According to PTSD research, 70% of people in the United States have experienced a traumatic event at least once in their lives. And for up to 20% of those who experience trauma, this event will result in Post Traumatic Stress Disorder. PTSD, which was officially recognized as a mental health disorder in 1980, can be caused by trauma experienced in military combat, assault, abuse, terrorist attacks, natural disasters, or even the sudden loss of a loved one.
Though everyone’s body and mind react with a “fight or flight” response during a traumatic event, people with PTSD continue to have problems long after the event has passed. PTSD can be treated with a combination of counseling, therapy, and, in some cases, medication. Do you have lingering issues from a traumatic event? Here are some examples of how PTSD can impact your daily life:
1. Psychological: PTSD can make you feel vulnerable and afraid.
Reliving the traumatic event is one of the main symptoms of PTSD. This means that images and sensations from the event will return to you, sometimes unexpectedly, and have an impact on your life. This can take several forms, such as:
- Recurring flashbacks in which you feel as if the event is happening again
- Nightmares in which the trauma is replayed
- Recurrent images or sensations from the event, such as sounds, smells, or feelings.
What impact might re-experience symptoms have on your life? These intrusive thoughts and feelings can make you feel powerless, as each trigger can return you to a state where you believe the event is repeating itself.
PTSD (Post-Traumatic Stress Disorder) Quiz
Complete the questionnaire below to determine the possibility that you are exhibiting symptoms of Post-Traumatic Stress Disorder.
2. PTSD can cause you to avoid regular people, places, and things.
Many people who suffer from PTSD will begin to notice the effects of avoidance in their lives. This means you’ll begin actively avoiding situations that remind you of the trauma. For instance, if you were seriously injured in a car accident, you may begin to avoid driving or even being in cars. If the traumatic event occurred in a specific location, you may feel unable to visit that location. Avoidance can have a significant impact on your life because it requires you to alter your daily routines to work around them.
And it may not be limited to physical locations: in some cases, avoidance can occur internally as you force yourself to avoid distressing thoughts and feelings. Avoidance harms your life because it causes you to avoid normal situations out of fear.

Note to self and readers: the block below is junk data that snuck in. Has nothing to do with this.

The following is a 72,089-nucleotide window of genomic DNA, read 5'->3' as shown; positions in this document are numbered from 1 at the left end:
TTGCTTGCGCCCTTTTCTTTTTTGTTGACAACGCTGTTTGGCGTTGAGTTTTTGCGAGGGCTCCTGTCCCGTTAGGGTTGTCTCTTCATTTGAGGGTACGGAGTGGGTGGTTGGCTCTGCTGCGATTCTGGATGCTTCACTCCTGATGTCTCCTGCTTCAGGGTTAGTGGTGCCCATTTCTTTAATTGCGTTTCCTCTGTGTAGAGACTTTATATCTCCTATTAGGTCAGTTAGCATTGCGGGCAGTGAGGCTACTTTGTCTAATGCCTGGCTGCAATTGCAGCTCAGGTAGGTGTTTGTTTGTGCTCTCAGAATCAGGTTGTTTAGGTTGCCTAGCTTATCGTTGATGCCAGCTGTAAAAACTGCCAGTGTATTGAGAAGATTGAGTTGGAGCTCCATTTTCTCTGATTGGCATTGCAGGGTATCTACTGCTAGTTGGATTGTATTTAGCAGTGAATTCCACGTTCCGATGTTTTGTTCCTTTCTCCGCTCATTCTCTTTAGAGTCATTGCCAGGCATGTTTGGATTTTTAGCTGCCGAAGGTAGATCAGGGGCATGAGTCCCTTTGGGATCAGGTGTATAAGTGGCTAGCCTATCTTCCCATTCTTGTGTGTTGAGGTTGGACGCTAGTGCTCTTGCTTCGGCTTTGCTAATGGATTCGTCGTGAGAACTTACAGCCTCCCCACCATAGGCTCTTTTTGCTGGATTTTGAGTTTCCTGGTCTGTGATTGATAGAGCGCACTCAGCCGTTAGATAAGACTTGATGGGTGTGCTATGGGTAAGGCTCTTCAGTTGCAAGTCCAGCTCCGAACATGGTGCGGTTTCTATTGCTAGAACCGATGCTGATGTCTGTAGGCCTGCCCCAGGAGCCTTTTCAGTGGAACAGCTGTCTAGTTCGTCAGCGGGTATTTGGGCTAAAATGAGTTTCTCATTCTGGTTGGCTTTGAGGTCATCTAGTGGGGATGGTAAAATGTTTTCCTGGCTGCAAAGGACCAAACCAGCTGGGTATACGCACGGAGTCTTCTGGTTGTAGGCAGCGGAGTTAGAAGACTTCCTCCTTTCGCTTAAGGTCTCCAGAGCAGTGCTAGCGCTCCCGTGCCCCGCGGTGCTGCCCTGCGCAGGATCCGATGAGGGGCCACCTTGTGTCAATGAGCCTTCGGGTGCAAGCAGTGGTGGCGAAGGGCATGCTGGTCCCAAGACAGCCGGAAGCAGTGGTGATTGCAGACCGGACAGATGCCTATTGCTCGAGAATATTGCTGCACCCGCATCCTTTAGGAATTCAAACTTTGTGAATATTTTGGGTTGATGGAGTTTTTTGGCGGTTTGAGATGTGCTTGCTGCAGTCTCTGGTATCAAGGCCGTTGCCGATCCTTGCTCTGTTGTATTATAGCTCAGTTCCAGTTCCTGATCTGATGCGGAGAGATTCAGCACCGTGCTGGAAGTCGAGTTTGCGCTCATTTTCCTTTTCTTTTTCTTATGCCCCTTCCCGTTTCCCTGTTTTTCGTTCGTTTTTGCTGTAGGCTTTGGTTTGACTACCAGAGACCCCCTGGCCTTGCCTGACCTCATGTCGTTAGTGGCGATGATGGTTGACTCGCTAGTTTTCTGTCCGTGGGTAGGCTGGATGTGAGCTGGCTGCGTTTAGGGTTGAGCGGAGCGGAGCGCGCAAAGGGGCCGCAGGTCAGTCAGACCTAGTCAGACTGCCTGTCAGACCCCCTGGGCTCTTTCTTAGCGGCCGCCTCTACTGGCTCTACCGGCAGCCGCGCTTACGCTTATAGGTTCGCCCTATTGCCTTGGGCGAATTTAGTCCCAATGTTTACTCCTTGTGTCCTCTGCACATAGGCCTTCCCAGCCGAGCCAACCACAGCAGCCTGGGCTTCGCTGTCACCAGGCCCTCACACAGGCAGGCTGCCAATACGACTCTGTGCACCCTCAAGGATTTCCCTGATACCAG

3. Physical Health: PTSD can affect your eating, sleeping, and reaction patterns.
Many people with PTSD exhibit physical effects from trauma in addition to psychological symptoms such as re-experiencing and avoidance.
- Experiencing angry outbursts
- Sleeping, eating, and concentrating difficulties
- Feeling jittery and tense
- Becoming easily startled
These physical symptoms can make it difficult to sleep, focus, or even eat or drink normally. You may find yourself easily jumping or lashing out in anger at others. This can have serious consequences for your social life and relationships, as you may react angrily to people you care about without even realizing it.
4. Emotional and mental impact: PTSD can aﬀect your mood.
Post Traumatic Stress Disorder has a mental impact on many people. People suffering from PTSD frequently experience changes in the structure of their brains as a result of the trauma, which can affect levels of neurotransmitters such as cortisol and norepinephrine (stress hormones). As a result, you may encounter the following:
- Apathy toward events that once piqued your interest
- Negative emotions and thoughts (about yourself, other people, or the world)
- Memory loss about the traumatic event and what happened before it
- Guilt or blame
PTSD’s cognitive changes can have a significant impact on your quality of life, making you feel listless and depressed. You might not be interested in previous hobbies, and you might be stuck in a sad or anxious mood that you can’t seem to get out of. In some cases, these psychological effects can cause you to feel disconnected from loved ones and unable to relate to everyday life.
5. Social Impact: PTSD can make you feel isolated and alienated.
Many people with PTSD struggle with social activities and relationships because of re-experiencing and avoidance symptoms, as well as cognitive changes and physical symptoms. You may feel that those around you don’t understand what you’ve been through, and you may create distance between yourself and others. Alternatively, angry outbursts may gradually alienate you from those you care about.
When it comes to PTSD, it’s important to remember that there’s always hope for recovery, and with help, support, and patience, you can combat the disorder’s effects in your daily life.
Although most people begin to feel the effects of PTSD within three months of the traumatic event, for others, the symptoms may not appear for years. If you believe you have PTSD or have previously been diagnosed, you do not have to go through this alone. Know that many people have successfully sought help for their symptoms.
Make an appointment to speak with a caring and knowledgeable counselor. We want to assist you in starting the healing process with a PTSD Counselor.